As might be expected, the population boom means anyone looking to relocate to Austin needs to consider the realities of moving to a popular area, namely traffic and rent concerns. The public transportation system of Austin gets dominated by either personal vehicles or busses, which means traffic jams and slowdowns will be normal facts of life. Interstate 35 and the TX-1 Loop should be bypassed whenever possible, but eventually, everyone will have to use them.

And just because Austin is a city in Texas does not mean new residents should immediately invest in boots and a 10-gallon hat after unpacking the moving van. Austin has a more laid-back approach to fashion, which means the residents will more likely be sporting sandals and shorts over boots and jeans. Austin also enjoys a relaxed view on dogs in public, which means Man’s Best Friend will be more than welcome at many public establishments including bars, restaurants, and patios, not to mention the numerous dog parks spread throughout the area.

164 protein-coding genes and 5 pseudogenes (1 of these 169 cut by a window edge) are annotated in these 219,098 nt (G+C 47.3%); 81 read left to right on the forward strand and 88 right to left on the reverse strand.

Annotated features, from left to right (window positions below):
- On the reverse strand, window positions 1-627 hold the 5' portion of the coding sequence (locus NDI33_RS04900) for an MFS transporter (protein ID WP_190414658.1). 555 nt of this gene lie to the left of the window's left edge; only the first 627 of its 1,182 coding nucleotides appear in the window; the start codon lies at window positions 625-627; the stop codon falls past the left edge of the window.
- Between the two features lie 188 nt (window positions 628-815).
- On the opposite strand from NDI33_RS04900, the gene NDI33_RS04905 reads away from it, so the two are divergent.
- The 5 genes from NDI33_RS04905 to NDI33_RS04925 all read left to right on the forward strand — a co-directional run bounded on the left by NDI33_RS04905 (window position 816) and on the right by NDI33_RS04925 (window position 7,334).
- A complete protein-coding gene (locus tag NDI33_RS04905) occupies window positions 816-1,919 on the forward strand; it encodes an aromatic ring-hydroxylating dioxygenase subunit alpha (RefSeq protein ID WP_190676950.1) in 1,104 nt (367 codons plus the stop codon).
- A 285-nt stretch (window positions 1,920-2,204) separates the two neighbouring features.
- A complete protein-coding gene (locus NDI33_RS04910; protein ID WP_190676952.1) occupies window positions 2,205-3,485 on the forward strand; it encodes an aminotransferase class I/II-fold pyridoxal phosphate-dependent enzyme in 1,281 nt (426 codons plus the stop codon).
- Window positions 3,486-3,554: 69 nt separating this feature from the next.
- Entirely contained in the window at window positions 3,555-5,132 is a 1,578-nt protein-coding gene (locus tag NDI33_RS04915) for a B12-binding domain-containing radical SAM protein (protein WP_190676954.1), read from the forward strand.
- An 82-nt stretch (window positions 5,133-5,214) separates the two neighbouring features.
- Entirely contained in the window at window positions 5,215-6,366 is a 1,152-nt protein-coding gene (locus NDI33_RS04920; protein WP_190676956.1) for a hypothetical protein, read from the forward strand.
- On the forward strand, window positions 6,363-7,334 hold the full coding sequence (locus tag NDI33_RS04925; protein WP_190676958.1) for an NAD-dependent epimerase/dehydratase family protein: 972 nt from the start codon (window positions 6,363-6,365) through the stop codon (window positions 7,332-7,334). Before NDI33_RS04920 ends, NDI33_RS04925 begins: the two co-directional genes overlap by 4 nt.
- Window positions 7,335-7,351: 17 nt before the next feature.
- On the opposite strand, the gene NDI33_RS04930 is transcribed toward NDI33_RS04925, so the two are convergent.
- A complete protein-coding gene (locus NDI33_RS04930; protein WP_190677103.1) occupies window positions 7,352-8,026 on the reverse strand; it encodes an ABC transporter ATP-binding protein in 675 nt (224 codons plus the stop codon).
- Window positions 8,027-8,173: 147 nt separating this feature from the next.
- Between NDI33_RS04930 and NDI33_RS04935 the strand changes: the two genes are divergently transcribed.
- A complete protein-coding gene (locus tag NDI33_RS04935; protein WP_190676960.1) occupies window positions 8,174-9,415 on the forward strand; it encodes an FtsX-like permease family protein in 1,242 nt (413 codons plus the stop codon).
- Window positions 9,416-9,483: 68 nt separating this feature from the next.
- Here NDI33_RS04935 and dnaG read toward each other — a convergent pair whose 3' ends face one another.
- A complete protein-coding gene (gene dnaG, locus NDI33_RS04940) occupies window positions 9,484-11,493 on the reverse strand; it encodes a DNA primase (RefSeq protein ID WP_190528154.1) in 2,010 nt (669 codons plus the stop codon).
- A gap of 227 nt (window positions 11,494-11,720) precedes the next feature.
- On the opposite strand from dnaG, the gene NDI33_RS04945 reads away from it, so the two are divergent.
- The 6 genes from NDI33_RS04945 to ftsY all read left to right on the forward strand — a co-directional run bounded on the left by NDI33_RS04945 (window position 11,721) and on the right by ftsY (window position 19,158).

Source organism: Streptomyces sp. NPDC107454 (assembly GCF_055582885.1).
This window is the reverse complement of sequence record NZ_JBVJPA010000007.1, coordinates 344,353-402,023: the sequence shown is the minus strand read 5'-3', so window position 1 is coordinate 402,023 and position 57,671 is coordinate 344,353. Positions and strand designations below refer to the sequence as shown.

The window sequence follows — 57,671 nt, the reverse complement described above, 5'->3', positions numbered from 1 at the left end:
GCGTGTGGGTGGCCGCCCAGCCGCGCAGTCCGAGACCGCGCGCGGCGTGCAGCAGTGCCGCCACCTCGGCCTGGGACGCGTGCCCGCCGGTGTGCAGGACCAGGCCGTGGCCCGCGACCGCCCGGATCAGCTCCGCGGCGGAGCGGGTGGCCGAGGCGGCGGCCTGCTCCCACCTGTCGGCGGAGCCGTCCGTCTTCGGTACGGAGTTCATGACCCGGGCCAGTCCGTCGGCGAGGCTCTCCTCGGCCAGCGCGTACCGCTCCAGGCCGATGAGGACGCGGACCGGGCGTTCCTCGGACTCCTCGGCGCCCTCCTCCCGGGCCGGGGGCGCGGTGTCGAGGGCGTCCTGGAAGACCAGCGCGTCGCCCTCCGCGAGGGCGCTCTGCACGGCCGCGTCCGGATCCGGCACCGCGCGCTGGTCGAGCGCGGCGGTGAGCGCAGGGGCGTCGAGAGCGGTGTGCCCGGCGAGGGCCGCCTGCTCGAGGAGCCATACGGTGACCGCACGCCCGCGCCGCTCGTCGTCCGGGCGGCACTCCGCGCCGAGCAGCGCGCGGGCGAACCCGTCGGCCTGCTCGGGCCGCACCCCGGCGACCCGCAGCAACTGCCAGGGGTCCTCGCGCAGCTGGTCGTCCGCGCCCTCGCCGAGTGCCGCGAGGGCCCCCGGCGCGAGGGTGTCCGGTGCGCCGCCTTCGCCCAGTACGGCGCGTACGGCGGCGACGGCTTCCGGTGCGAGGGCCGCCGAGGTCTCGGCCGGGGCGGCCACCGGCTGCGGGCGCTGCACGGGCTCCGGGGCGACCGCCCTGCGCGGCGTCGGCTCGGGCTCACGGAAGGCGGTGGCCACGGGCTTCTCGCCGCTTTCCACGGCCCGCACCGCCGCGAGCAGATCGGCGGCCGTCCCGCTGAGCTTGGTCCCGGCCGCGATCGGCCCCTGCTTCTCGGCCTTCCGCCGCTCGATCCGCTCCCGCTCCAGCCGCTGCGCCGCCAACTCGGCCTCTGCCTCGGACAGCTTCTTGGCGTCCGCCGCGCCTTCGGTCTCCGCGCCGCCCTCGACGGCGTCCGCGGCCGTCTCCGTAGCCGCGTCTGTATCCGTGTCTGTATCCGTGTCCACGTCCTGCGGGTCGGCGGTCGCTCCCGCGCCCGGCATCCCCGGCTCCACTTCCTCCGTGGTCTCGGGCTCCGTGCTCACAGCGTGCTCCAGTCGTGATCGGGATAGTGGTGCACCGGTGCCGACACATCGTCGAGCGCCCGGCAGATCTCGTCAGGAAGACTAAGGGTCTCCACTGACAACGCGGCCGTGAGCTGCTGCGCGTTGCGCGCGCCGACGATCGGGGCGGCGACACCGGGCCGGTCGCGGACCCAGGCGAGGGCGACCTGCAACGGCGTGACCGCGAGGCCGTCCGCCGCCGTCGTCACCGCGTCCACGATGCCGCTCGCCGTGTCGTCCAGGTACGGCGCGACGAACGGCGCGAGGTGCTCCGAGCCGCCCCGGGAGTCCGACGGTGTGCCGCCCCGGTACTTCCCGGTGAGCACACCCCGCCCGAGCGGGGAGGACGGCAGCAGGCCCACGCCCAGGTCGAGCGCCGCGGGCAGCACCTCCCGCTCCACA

But keep the dogs on their leashes and remember to make full use of any available water and shade, because…

Weather Conditions Need To Be Considered Before Moving to Austin

Austin’s weather leans toward the term “amazing” most of the year. That is to say, moving to Austin means rarely having to deal with winter. The city gets classified as a humid subtropical climate, which means long and hot summers that give way to warm falls, followed by a quick stopover in winter, and then rounding back to a warm spring before the cycle starts again. Basically, if you’re relocating to Austin from a region that requires snow tires and ice scrappers, you can safely leave both behind.